What is a commission?
What is commission and where is it applied? Looking for a simple commission definition? We’ve got you covered.
What is a commission?
If you use an agent, such as a broker or investment adviser, to handle the buying or selling of securities on your behalf, you'll need to pay them. Often, this payment will take the form of a commission. In simpler terms, commission meaning is that of a fee calculated as a percentage of the transaction.
Where have you heard about commissions?
If you speak to any investment adviser or broker, they will probably mention the fees charged for their services. If you're just looking for someone to take a look at your portfolio or offer financial advice, it will likely be a one-off fee. If there are any transactions, expect a commission.
What you need to know about commission...
There are important differences between commissions and other fees, at least in the way these words are used to describe professional advisors in the financial services industry. A commission-based broker or adviser makes money by selling investment products, such as annuities or mutual funds, and conducting transactions with the client's money. A fee-based advisor, on the other hand, charges a flat rate for managing client's money, for example, a percentage of assets under management.
Now, that we’ve got commission definition in place, let’s dig deeper into the details. Full-service brokerages derive much of their profit from charging commissions on the client’s transactions. Commissions vary widely from brokerage to brokerage, and each has its own fee schedule for different services. Some commission costs may be higher but come with valuable advice, potentially increasing your chances of making a profit. Some costs may be lower, but come with no advice and could reduce your chances of making a profit.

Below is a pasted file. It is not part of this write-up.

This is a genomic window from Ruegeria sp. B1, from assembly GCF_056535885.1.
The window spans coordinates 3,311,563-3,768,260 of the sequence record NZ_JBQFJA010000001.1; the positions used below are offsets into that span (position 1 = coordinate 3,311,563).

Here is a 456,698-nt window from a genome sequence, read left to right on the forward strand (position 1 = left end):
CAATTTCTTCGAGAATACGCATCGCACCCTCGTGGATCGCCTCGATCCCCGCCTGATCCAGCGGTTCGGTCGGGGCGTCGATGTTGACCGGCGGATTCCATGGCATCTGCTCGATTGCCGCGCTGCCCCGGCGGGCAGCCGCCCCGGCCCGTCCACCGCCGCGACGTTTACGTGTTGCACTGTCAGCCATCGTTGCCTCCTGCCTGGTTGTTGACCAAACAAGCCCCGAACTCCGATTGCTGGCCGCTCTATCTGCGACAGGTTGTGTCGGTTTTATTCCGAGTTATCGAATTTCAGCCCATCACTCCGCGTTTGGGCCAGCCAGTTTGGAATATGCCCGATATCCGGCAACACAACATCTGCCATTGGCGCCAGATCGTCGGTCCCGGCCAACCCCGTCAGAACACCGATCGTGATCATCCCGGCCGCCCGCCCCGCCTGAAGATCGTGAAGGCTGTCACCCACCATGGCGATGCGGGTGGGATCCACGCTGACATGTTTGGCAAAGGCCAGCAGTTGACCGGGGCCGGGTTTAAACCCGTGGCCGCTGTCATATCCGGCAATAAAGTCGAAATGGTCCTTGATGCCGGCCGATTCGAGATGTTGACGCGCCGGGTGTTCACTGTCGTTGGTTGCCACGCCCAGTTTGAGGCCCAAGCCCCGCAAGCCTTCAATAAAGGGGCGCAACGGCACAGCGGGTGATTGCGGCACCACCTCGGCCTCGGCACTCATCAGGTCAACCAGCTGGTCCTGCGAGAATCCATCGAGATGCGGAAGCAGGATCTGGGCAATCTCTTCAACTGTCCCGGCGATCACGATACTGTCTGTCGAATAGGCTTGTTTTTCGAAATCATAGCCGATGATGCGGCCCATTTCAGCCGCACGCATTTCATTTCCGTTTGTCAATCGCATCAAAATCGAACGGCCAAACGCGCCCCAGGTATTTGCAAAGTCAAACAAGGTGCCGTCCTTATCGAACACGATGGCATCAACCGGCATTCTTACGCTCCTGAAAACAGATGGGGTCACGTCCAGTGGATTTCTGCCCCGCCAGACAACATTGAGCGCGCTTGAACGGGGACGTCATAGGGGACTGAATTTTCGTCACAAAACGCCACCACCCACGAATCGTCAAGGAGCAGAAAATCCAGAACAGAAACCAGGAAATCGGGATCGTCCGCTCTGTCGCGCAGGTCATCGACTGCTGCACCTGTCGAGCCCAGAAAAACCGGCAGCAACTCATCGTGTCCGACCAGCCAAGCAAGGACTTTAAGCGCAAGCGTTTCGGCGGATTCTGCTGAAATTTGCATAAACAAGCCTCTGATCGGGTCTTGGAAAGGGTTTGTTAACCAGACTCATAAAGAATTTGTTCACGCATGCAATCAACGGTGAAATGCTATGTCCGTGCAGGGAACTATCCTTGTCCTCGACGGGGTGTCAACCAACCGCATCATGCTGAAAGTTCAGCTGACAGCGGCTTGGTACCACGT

Additionally, commission structures vary based on other factors, such as the number and type of trades a client makes, the size and type of the client's account and whether or not the client buys or sells securities over the phone or online.
Commissions are typically charged when an order is filled, modified, cancelled or even expired. Limit orders that go partially filled also often carry a fee, typically on a prorated basis. However, sometimes, when an investor places a market order that goes unfilled, no commission might be charged, depending on the broker.
A commission is calculated as a percentage of each transaction, and it can have a huge impact on an investor's returns. If you buy some shares, for example, you may have to pay a commission on that deal. If those shares appreciate in value, and you want to sell them, there will be a separate commission charged on that second deal.
For example, let’s say you buy 100 shares at £25 per share (£2,500). The broker charges a 2% fee, meaning your total cost is £2,550. You then want to sell these 100 shares at their new price of £40 (£4,000). Again, there is a 2% charge on the sale, meaning that you receive £3,920.
So, despite there being a £1,500 of nominal profit, your actual profit is only £1,370.
That is why it is always important to do your research and find out the commission you'll be paying for any operations beforehand, as it could easily cut into your profits. When evaluating commission structures, it is important for investors to understand and set their trading preferences.
Certain fee schedules may be more beneficial for different types of traders and investors. Consider all the costs when making any investment.
And remember, of course, that wherever you can make a profit, you could take a loss instead.